U.S. Constitution Becomes Bestseller after Khizr Khan’s DNC Speech

A 52-Page version of the U.S. Constitution has become an overnight bestseller

There are no years like election years, and there has been no election year like this year. The prevalence of politics has invaded almost every arena of daily life, and the world of publishing has certainly not been immune to this phenomenon.

As many have reported, the emotional height of last week’s DNC may have been the moment Khizr Khan — the father of slain U.S. Army Captain Humayun S.M. Khan — reached into a pocket in the left side of his blazer and pulled out a slim copy of our nation’s Constitution. Holding the navy blue pamphlet in the air, he stared down the camera and spoke to the man who’s previously suggested banning Muslims from immigrating to the U.S. should he win our land’s highest office: “I will gladly lend you my copy [of the Constitution]. In this document, look for the words ‘liberty’ and ‘equal protection of law.’”

According to The LA Times, this simple yet indescribably powerful moment at the DNC has sent the American public scrambling to get their hands on copies of pocket-sized U.S. Constitutions:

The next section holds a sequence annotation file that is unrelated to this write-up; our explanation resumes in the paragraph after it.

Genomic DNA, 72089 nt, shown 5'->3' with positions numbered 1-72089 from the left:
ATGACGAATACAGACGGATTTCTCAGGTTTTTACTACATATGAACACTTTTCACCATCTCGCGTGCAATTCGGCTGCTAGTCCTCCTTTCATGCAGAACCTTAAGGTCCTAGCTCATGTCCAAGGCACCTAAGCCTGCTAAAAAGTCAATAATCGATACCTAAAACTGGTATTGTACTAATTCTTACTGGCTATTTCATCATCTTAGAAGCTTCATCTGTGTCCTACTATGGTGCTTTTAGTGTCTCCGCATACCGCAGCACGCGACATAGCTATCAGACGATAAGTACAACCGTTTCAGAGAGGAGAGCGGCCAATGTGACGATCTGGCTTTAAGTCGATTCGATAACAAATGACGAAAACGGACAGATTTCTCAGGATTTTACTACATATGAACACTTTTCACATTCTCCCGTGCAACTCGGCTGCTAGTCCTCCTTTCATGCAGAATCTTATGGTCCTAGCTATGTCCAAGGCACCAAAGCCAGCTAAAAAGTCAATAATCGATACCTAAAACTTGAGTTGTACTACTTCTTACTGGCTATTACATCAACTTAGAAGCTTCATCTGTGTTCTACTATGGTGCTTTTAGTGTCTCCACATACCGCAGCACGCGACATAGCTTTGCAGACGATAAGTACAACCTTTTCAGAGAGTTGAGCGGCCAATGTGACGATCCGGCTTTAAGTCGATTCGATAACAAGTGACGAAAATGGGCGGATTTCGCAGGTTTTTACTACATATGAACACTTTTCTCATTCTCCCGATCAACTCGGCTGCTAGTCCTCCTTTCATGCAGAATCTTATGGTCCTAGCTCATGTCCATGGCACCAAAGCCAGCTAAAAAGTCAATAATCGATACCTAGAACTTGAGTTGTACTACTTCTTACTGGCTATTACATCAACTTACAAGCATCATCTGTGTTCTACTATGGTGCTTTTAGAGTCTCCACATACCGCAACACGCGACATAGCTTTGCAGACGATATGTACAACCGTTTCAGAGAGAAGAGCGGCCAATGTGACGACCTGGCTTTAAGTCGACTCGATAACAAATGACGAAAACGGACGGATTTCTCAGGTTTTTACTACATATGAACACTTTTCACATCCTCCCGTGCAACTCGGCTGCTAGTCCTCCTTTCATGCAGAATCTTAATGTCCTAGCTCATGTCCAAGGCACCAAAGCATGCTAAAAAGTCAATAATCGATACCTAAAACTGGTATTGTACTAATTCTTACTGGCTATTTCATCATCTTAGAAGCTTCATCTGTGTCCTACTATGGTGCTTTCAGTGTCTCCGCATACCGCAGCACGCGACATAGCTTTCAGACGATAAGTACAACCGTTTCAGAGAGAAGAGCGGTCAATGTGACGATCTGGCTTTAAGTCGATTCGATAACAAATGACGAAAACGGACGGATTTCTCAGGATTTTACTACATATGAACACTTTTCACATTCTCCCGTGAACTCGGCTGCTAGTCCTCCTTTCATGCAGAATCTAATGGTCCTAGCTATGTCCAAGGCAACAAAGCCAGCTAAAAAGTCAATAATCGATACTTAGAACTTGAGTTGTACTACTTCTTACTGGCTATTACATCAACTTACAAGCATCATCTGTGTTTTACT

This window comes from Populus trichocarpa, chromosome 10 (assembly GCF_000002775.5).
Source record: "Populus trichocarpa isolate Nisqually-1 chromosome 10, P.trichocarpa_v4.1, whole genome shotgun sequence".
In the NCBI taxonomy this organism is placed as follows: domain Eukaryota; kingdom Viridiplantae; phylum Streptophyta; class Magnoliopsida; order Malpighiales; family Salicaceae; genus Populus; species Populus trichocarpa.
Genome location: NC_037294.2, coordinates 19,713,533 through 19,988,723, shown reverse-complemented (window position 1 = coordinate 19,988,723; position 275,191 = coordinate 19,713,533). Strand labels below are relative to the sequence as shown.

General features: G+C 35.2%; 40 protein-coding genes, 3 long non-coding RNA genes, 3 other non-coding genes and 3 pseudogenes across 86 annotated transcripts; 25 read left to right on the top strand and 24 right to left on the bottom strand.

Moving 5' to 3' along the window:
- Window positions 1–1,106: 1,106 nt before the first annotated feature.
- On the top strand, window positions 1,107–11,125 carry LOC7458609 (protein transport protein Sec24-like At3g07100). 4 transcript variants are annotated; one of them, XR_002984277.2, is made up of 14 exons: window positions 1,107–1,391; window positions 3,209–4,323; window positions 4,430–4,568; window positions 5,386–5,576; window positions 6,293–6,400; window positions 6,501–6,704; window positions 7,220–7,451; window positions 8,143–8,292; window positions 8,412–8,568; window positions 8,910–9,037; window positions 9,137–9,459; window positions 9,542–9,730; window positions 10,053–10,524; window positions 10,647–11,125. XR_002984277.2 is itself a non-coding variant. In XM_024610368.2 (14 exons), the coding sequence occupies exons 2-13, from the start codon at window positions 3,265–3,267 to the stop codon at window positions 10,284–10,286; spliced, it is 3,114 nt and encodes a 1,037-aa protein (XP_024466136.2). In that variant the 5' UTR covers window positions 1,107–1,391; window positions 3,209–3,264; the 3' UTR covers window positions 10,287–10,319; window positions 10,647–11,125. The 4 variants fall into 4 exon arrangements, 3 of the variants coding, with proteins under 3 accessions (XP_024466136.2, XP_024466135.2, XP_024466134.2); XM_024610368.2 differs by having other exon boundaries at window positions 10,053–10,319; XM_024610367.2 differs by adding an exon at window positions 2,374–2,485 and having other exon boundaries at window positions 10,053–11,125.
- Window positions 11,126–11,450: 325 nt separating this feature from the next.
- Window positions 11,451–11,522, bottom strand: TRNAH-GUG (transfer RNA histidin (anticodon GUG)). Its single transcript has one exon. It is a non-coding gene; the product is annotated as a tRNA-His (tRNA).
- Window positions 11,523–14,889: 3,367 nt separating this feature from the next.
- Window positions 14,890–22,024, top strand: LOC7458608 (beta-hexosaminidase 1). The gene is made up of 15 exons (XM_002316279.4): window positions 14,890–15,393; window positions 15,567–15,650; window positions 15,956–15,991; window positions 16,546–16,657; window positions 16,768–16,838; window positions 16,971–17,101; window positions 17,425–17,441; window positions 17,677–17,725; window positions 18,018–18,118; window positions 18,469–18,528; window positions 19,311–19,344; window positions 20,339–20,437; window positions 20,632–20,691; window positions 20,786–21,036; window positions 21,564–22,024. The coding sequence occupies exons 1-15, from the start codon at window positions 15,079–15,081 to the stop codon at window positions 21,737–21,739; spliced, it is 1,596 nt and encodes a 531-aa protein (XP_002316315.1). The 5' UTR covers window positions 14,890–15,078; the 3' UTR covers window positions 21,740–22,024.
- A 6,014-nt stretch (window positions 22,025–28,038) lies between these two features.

“As of Monday morning, a 52-page, pamphlet sized version of the document was the No.2 bestselling book on Amazon, second only to the newly released “Harry Potter and the Cursed Child.”

Okay, nothing was going to top the new Harry Potter. It’s not like the Constitution is the sequel to a massive fantasy franchise. And yet, 240 years after its composition, there is still something fresh, something evergreen in that opening declaration: “We the people of the United States, in order to form a more perfect Union…”

About the Author

More Like This

The Responsibilities of a Book Critic in the Era of a Trump Presidency

2019 Pulitzer-prize winner Carlos Lozada on writing about class, identity politics, and the Mueller report

May 24 - Adam Vitcavage

The Original “Sex Strike” Was a Farce and This One Is Too

A Classics scholar on the pitfalls—and potential—of basing your activism on "Lysistrata"

May 17 - Stephanie McCarter

Why Do Most Americans Believe in Conspiracy Theories?

Anna Merlan, author of "Republic of Lies," on what we can learn about life in the U.S. from conspiracy thinkers

May 15 - Becca Schuh